During Nolan Atkinson’s nearly 25 years at Duane Morris, his focus on his thriving commercial litigation practice never prevented him from making sure he used that position to continue the work of people like Vashon. Nolan, a participant in the 1963 March on Washington, was instrumental in the Philadelphia Diversity Law Group, Inc., a consortium of law firms and corporations committed to increasing ethnic and racial diversity in Philadelphia’s larger law firms.

Nolan was a tireless contributor to the Conference of Minority Partners in Majority Corporate Law Firms, a constituent entity of the Commission on Racial and Ethnic Diversity in the Profession of the ABA and numerous other groups focused on diversity. He was the first Chief Diversity Officer at Duane Morris and served in that role for eight years.

Fittingly, when the City of Philadelphia wanted to establish the role of Chief Diversity and Inclusion Officer, Mayor Jim Kenney turned to Nolan. Since 2016, Nolan has brought his energy to knocking down the barriers that had historically kept the city’s large workforce racially and economically divided and creating a culture that attracts talented, diverse leaders to Philadelphia government.

Diversity & Inclusion:

Helmed by Joseph K. West, who succeeded Nolan in 2016 as Duane Morris’ Chief Diversity and Inclusion Officer, the firm’s diversity and inclusion program is managed with the objective of utilising the best talent worldwide in solving legal problems. The firm recruits a diverse pool of lawyers that collectively possess an awareness of cutting-edge 21st century issues—legal, social and economic—for which clients require solutions.

Joseph, in addition to being an active litigator representing domestic and global companies, is a nationally recognised subject matter authority in the field of diversity and inclusion, and leader of the firm’s unique Diversity and Inclusion Consulting Group which focuses on crafting sustainable diversity and inclusion programs and solutions for corporate entities.

Earlier in his career, Joseph successfully leveraged his role as Head of Global Outside Counsel Management at Walmart to establish and meet diversity and inclusion goals through its outside counsel spend, for which he is recognised as being at the forefront of building the business case for diversity.

Joseph also facilitated the company’s role as an initial signatory to the Inclusion Initiative with the National Association of Minority & Women Owned Law Firms. Joseph went on to spend five years as President and Chief Executive Officer of MCCA, tripling membership in the national advocacy group for corporate diversity and inclusion issues.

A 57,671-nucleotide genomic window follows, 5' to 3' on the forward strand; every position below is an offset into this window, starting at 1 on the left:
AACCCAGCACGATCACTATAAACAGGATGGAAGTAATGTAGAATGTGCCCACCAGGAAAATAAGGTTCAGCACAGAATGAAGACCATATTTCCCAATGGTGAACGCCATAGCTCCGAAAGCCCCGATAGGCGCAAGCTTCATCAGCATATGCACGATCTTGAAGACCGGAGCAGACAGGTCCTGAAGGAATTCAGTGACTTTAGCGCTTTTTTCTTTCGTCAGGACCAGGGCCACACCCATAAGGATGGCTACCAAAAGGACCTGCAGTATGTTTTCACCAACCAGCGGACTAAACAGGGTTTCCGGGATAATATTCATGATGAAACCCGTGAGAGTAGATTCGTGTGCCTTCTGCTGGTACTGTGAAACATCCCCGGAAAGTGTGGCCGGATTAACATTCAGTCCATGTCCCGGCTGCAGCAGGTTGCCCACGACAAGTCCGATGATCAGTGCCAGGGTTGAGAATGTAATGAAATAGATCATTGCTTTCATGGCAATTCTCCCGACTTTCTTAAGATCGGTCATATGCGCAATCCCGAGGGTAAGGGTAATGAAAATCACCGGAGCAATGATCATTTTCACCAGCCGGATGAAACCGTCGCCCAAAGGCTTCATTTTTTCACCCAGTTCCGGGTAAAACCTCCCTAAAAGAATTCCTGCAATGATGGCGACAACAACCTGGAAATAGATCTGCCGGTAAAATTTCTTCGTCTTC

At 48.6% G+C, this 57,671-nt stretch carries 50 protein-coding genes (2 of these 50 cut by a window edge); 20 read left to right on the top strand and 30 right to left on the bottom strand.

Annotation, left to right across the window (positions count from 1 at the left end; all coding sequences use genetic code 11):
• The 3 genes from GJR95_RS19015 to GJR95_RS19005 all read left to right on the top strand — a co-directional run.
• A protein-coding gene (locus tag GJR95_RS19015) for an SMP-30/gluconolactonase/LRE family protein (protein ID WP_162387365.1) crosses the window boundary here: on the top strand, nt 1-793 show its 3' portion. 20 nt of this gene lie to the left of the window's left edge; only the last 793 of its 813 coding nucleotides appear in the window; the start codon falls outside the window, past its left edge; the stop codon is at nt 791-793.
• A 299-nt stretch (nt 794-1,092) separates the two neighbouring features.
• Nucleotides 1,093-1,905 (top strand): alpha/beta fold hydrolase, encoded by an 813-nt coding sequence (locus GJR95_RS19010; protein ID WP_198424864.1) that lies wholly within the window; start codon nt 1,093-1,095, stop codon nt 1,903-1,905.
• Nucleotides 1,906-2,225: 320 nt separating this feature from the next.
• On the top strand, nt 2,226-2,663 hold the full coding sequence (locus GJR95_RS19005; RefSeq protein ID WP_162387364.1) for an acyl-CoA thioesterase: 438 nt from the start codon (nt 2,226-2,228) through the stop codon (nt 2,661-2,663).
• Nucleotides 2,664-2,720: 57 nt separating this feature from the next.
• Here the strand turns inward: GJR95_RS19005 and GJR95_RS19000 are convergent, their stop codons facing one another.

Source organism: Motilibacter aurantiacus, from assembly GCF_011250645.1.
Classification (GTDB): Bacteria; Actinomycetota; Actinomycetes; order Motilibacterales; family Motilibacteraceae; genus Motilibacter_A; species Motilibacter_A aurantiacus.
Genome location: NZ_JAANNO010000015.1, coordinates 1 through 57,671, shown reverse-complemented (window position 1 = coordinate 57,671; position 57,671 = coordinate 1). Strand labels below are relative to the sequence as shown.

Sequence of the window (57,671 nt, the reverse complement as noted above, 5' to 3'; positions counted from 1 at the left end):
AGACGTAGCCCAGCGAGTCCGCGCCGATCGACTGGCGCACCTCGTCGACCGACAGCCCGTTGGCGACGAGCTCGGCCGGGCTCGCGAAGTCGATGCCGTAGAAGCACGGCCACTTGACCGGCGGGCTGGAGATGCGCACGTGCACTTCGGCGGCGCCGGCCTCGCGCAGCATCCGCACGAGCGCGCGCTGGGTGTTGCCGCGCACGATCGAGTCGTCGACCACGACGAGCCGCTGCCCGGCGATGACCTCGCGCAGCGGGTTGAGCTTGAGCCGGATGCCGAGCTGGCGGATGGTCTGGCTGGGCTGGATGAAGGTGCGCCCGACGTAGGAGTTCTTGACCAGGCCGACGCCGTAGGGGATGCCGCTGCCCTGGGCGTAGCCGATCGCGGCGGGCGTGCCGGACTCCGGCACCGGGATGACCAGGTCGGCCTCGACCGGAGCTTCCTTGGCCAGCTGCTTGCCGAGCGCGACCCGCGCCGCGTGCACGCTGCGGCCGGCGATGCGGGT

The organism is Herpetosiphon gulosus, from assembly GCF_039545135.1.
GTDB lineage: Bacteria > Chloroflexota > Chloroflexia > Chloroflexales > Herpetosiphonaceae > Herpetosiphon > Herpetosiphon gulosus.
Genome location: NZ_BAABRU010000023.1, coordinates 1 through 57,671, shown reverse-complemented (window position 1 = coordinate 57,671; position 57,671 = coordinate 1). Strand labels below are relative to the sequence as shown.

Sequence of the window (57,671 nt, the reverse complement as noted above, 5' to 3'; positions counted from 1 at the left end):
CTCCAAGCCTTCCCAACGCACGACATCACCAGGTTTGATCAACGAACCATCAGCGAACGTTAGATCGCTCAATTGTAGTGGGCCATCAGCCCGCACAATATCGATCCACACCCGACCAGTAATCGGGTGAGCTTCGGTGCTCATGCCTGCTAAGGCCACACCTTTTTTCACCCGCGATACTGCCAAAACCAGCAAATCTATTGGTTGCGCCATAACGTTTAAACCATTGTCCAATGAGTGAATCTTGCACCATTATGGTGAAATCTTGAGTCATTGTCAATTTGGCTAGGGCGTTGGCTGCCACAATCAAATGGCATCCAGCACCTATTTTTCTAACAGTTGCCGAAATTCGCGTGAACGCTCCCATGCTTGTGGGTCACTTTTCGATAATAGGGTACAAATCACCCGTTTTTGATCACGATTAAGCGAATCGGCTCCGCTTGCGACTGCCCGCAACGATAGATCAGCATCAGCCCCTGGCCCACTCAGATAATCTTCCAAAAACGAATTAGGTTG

In 2019, Joseph was the recipient of the inaugural Lifetime Achievement Award: Diversity & Equality from Chambers and Partners.

DNA Testing of Children on The Death of A Father

Genetic testing, also known as DNA testing, is used to identify changes in DNA sequence or chromosome structure. Genetic testing can also include measuring the results of genetic changes, such as RNA analysis as an output of gene expression, or through biochemical analysis to measure specific protein output.

The decision of the High Court following the death of Colin Wilson Birtles highlights the importance of having a will. In this case, the first daughter obtained a Grant of Representation so that they could administer the estate of their father.

The second daughter applied to the court for an order to have the Grant set aside and sought a declaration that the first daughter was not Mr Birtles’ biological daughter.

The first daughter argued that her mother and Mr Birtles were married at the date she was born and that Mr Birtles was named on her birth certificate; therefore “there was a common law presumption that was the father, rebuttable on the balance of probabilities.”

The court decided in the circumstances of the case that the first daughter should be compelled to give a saliva sample for the purposes of a DNA test. If the first daughter refused, the court said that it would draw adverse inferences against her.

In this case both of the daughters were adults, but what if there was doubt as to paternity and one or more of the children had been a minor? As second families become more commonplace there is a likelihood of this happening more often. A minor child cannot consent to a DNA test and it can be imagined that a child’s mother may not wish to consent especially if there is a chance that the paternity of the child is in doubt.

If the person with parental responsibility of a minor child refuses to consent to their child having a DNA test then an order of the court may be sought allowing a sample to be taken “if the court considers that it would be in best interests”.

In the case of Mr Birtles, the court considered submissions on the human rights implications of ordering the test, particularly the right to respect for family and private life. The judge balanced this against the “public interest in the accurate resolution of inheritance disputes” and considered that ordering a DNA test would be proportionate in the circumstances.

The judge also considered the emotional toil that a negative DNA result might have but held that upset had already been caused by the dispute and the DNA testing would not compound this unnecessarily.

It cannot be known what Mr Birtles would have wanted in the case that one of his daughters had turned out not to be his biological child. It is very possible that he would have wanted both daughters to be treated equally; he had never challenged either daughter’s paternity.

All of the upset and costs involved in the sad case of Mr Birtles and his daughters can be avoided where a carefully prepared will is in place. Don’t leave it to chance; when emotions are high following a death; cracks can appear in even the most seemingly amicable family relationships.